Rebuilding 4.4 miles of roads while trying to maintain traffic is not easy and getting that done ahead of schedule is nearly impossible, but Skanska was up for the challenge when they took the job. They developed a successful traffic control plan, used different concrete products, and worked around the clock to complete this massive bridge reconstruction project.

The design and reconstruction of Interstate 275 in Tampa Bay, Fla., consisted of building two four-lane highways north- and southbound with five interchanges, while maintaining the existing traffic during the project’s four-year span.

It took 45,000 cubic yards of concrete and several precast components to complete the project. The scope encompassed removing 12 existing bridges, building 21 new bridge structures, more than 30 traffic changes, and installing 6,000 feet of concrete drainage piping to stormwater. The $225 million project was led by the joint venture of Skanska and Ajax on behalf of the Florida Department of Transportation (FDOT).

Ajax had their own batch plant onsite and supplied the 14-inch- thick portland cement concrete (PCC) at a minimum compressive strength of 4,000 psi. Skanska used 173 precast Florida I-Beams and 44 Florida U-Beams to form the bridges. “Precast was a huge part of the project. We used it as much as possible because it helps with our schedule,” says Jim Goyer, vice president of Florida operations for Skanska USA Civil.

Three Gomaco slipform pavers were used, and handpaving was done in smaller areas with steel side forms and roller screeds. Pavement surfaces were built using a burlap drag finish with a final texture delivered by diamond grinding machines. The FDOT doesn’t allow or specify longitudinal tining.

How it all came together


The project required three different concrete paving mixes: two with fly ash replacement at different percentages, and one with straight cement and no fly ash. The straight cement mix was used when higher early strength was needed and when fly ash was unavailable due to market conditions. All mixes were very workable and produced a tight surface finish with no edge slump.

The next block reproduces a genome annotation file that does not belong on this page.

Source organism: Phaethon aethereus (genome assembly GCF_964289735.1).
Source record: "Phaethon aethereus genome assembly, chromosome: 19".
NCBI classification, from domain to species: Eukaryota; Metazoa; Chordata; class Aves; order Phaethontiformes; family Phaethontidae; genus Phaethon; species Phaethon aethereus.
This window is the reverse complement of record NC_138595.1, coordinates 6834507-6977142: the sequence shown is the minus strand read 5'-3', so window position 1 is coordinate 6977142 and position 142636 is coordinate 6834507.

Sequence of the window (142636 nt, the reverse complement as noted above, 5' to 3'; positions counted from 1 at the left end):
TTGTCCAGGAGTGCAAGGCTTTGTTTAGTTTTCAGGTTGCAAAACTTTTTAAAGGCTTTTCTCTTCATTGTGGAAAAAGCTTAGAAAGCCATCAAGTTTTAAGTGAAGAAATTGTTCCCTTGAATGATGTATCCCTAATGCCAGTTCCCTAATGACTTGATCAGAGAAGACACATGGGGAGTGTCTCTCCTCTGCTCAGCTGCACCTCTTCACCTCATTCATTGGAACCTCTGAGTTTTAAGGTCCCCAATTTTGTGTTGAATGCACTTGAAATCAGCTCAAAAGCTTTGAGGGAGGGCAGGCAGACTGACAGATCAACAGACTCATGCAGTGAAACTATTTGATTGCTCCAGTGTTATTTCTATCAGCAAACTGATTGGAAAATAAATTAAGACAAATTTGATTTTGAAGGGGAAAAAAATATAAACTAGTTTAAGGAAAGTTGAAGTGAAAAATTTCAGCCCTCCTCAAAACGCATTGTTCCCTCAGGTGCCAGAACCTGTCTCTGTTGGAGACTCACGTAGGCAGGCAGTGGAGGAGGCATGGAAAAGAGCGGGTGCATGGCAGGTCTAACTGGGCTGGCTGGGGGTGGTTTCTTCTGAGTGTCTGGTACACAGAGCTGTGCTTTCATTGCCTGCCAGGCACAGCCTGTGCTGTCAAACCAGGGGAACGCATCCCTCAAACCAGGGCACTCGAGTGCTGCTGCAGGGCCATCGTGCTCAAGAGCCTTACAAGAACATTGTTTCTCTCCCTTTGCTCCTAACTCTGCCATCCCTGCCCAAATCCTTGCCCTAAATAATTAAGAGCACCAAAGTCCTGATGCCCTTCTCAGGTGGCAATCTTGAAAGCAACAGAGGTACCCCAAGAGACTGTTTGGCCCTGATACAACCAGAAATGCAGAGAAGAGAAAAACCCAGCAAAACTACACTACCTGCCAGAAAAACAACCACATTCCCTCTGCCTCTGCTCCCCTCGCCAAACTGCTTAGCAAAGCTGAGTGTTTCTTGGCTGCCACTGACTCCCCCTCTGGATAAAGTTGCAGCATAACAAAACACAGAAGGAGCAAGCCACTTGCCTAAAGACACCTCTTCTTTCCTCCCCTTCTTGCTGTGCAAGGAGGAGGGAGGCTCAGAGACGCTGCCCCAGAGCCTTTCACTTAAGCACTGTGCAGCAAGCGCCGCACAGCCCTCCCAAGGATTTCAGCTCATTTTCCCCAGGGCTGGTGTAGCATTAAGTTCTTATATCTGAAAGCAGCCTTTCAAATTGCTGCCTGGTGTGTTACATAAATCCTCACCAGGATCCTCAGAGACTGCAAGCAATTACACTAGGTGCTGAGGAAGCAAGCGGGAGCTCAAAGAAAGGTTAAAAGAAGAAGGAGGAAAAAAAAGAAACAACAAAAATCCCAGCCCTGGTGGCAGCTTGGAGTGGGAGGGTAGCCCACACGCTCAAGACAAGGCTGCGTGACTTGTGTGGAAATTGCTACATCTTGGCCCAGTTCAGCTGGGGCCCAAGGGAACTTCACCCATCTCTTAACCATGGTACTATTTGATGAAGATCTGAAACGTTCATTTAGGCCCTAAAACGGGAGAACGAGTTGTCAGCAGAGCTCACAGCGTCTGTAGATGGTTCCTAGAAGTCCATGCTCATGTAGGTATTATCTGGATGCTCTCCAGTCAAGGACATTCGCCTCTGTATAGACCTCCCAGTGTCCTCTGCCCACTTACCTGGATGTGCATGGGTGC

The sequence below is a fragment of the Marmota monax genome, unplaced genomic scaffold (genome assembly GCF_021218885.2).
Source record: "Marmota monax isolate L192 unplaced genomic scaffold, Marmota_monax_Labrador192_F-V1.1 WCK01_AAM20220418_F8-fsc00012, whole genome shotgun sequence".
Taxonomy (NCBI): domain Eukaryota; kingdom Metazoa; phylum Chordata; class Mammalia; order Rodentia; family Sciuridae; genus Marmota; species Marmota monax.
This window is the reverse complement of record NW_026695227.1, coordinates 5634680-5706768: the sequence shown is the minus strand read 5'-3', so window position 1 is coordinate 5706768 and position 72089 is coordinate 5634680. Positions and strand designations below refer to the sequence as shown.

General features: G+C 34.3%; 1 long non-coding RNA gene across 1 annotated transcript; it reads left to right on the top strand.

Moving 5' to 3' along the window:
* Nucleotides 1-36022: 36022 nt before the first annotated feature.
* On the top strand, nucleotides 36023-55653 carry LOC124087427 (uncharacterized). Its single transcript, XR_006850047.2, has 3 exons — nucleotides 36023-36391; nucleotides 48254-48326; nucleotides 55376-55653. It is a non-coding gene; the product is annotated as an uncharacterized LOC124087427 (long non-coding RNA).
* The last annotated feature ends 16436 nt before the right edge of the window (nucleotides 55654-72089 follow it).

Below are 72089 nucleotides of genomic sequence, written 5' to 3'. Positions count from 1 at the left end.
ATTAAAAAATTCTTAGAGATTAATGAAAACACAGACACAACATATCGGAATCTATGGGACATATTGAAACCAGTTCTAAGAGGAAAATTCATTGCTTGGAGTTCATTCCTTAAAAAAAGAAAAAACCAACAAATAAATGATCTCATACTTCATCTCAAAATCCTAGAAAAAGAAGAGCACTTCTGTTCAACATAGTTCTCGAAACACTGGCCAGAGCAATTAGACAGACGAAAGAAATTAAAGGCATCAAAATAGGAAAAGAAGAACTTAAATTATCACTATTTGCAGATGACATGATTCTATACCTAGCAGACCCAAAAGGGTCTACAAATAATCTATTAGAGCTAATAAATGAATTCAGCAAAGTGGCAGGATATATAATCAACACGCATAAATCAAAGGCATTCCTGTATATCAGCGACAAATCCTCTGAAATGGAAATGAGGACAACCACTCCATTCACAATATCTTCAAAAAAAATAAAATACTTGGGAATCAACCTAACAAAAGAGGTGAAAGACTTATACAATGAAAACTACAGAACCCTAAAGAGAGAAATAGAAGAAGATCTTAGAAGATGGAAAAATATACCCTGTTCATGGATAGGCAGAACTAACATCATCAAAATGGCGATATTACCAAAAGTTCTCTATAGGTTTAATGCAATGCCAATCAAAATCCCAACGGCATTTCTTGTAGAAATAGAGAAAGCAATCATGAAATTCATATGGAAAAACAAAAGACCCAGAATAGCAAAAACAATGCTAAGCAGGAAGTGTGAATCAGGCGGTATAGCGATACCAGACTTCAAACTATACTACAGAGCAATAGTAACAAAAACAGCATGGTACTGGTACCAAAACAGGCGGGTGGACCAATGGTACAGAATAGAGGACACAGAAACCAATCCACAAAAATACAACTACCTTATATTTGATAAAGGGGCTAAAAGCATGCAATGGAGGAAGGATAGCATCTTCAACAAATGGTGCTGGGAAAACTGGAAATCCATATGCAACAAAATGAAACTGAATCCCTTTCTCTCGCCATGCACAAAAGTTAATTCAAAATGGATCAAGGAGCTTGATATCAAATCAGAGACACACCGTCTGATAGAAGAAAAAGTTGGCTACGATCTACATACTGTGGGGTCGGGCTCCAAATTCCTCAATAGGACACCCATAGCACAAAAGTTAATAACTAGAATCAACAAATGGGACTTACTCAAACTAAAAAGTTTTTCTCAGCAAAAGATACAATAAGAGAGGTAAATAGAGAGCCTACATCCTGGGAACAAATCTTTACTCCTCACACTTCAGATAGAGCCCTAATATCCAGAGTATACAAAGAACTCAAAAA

The mix achieved 4,000 psi compressive strength at 28 days, with a maximum specified water-cement ratio of 0.45. The concrete paving was constructed as a pilot project under a developmental new paving specification for FDOT.

Paving concrete was transported in dump trucks and Maxon agitators (an open-top dump bed with mixing paddles); no ready-mix trucks were used. The City of Tampa designated truck freight routes to access points where haul routes onto the road embankment often required modification or phasing of embankment, retaining wall, and barrier construction.

By the Numbers

· 180,000 square feet of concrete mechanically-stabilized earth (MSE) wall
· 35,000 linear feet of reinforced concrete pipe (RCP)
· 2,000 square feet of concrete bridge deck
· 520 concrete piles (60 ft. to 100 ft. deep)

Using precast and cast-in-place concrete allowed the project team to get the best of both worlds by adding sustainability and structural soundness to the project. Precast concrete can be adapted in many ways to meet a wide variety of design challenges. While precast costs less and is easier to repair, cast-in-place concrete offers long-term durability and structural support.

Roads to the future


The Florida DOT took on this project to add capacity and build for the future. “This project was a preparatory project to a future project. It’s just one component of the overall Tampa Bay express project,” says Goyer.

The overpass bridges were simple span bridges built with traditional concrete piles, cast-in-place indents with precast girders, with the bridge deck cast on top of the stay-in-place (SIP) metal decking. Prestressing wasn’t needed for the bridge construction. Barrier and sound walls were constructed using cast-in-place concrete because of its weather-resistance and ability to block sound.